It's no secret, certain parts of Africa are under great distress.  Rwanda, Uganda, Burundi, all have places where people still live in mud huts, travel in the darkness of night, and farm with primitive tools.  But one thing I noticed last week, teenagers worship much the same in Rwanda as they do in America.

I don't really know that I expected to see anything different, but when the thousands of teenagers decided it was time to worship God, they gave everything.  They gave all of their body, all their voice, all their spirit; and when they all started in on praising the creator, it was almost like I was standing on the streets of Gold in Heaven.  WOW!!  I can't explain it very well here in a blogpost, but I was thinking tonight about the powerful worship sessions we had last week, and I just started praying.  I started thanking God for being a part of a beautiful global village of Christians who all worship the same God.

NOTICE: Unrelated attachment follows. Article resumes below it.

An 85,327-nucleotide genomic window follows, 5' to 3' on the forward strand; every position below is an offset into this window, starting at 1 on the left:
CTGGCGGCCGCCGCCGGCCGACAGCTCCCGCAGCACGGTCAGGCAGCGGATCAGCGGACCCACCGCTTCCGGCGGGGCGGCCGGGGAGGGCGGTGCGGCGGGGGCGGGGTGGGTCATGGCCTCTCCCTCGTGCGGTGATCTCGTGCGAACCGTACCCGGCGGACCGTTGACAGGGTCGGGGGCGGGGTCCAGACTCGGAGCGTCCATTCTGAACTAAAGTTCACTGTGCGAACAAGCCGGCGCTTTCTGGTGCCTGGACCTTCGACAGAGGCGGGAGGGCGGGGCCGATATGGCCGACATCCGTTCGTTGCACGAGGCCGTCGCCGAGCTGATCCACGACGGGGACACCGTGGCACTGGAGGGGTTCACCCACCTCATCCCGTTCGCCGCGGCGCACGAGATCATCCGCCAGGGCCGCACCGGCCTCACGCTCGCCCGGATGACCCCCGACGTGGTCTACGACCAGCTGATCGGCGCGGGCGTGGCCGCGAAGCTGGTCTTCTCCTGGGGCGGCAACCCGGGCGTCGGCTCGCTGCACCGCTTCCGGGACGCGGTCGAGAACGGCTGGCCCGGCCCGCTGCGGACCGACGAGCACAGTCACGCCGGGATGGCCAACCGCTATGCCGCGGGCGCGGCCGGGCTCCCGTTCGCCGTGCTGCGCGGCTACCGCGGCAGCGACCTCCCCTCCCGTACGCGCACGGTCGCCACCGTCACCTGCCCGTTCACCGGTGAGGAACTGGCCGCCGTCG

The God who created all we see.
The God who knows the number of hairs on our head.
The God who saw fit to adopt us into His Kingdom.
The God who ultimately made a way for us to know Him intimately through the death and resurrection of His Son.

I guess, tonight, I'm just thankful for such a wonderful Global family, and I can't wait to see where God takes us in the future.  It's been a beautiful ride thus far, and I'm so excited to see where the future takes this ministry. 

Thanks for your support.
Thanks for your prayers.

Keep praying for the youth of Rwanda.  They've got a wonderful start to show the world, even in Africa; teenagers can worship God in a wonderfully beautiful way.

1 Comment

  1. Hello:) I left a message or two on your blog while you were in Rwanda, I’m sure your time there was precious and fleeting! My heart has been drawn to learn more an more about Rwanda and the orphans there. I have been particularly moved by the words shared in books written by Immaculee Ilibigaza. She is a genocide survivor with much to share.
    Anyways:) I am moved by what you and your family and friends are hopeful to do, and, wonder if your works will involve any orphan care within areas of Africa?

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